“How was Chile?”
The expected question. The good old “you-just-spent-five-months-in-another-country-now-tell-me-about-it-in-one-sentence” question. I came back from my semester in Valparaíso, Chile expecting this question. But that in no way meant that I came back ready for this question.
Chile was so many things. It was challenging, exciting, emotional, and hilarious. It made me smile, it made me think, it made me cry, and it made me laugh (a lot). I met new family, I made new friends, I ate new food, I learned new words, and I tried to take it all in. All of these experiences and feelings are pretty hard to get across when someone asks me “How was Chile?” Usually I just want to take this person back with me to let them experience it. But thankfully, a good combination of photos and words can get me part of the way there. So here goes!
Valpo is full of smells. There’s the fishy smell from the port and fish markets, fresh fruit from the green market, fresh bread and pastries from “las panaderías” (especially from the one on the corner near my family’s apartment), garbage in the streets, food vendors on the corner, you name it.

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Manjar is the best thing in the world. It’s like dulce de leche, but not. And it’s in and/or on everything. On bread with “once” (“on-say,” the tea-like meal around dinnertime), in pastries in all of the pastelerías, in DONUTS at Chilean Dunkin’ Donuts…and sometimes just on a spoon. But the spoon thing may have just been me.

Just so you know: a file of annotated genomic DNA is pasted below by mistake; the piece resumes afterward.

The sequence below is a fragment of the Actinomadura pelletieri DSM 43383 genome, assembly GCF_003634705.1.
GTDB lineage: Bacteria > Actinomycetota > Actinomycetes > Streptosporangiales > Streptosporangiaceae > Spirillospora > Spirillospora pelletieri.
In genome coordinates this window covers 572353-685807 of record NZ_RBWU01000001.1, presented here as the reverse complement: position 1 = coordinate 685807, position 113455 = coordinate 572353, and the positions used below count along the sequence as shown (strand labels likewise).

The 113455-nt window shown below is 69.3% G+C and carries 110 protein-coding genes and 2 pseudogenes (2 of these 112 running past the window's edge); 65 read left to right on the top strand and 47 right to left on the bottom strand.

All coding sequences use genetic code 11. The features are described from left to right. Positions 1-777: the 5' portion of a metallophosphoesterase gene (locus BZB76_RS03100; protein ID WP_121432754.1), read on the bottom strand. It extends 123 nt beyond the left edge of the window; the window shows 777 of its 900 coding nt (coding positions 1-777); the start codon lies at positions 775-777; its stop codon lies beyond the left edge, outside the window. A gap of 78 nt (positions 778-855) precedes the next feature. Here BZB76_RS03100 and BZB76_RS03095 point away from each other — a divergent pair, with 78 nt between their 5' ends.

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Chilean Spanish is different than the Spanish I learned in school. Every time that I’d mention to a Chilean that I came to Chile to study abroad so that I could learn Spanish, they laugh and tell me that they don’t speak Spanish here—they speak “chileno.” Or they’d tell me that I shouldn’t learn their version of Spanish because no one will understand me. Whoops.
Empanadas are a great snack to have whenever you go out, sometimes multiple times a day. (I have a feeling this is not the general opinion on empanadas, but just what I came to believe throughout my semester there.)
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The date September 11th meant a lot to Chileans long before it came into our psyches in 2001. On September 11th, 1973, the Chilean democratically elected socialist government of President Salvador Allende was overthrown by a military “junta,” led by Augusto Pinochet, and seventeen years of military dictatorship followed. Standing in front of the memorial for the people who were “disappeared” (most tortured and killed) during the dictatorship, I was struck by just how recent that was. And a dictatorship doesn’t just morph overnight into a democratic government; the process of undoing and adapting to the changes put in place by Pinochet is an ongoing process.
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The cereal boxes in Chile are harder to open. I’m not sure what it is that’s different, but I was never able to open one without ripping the lid. And the same goes for the bag inside. Why?!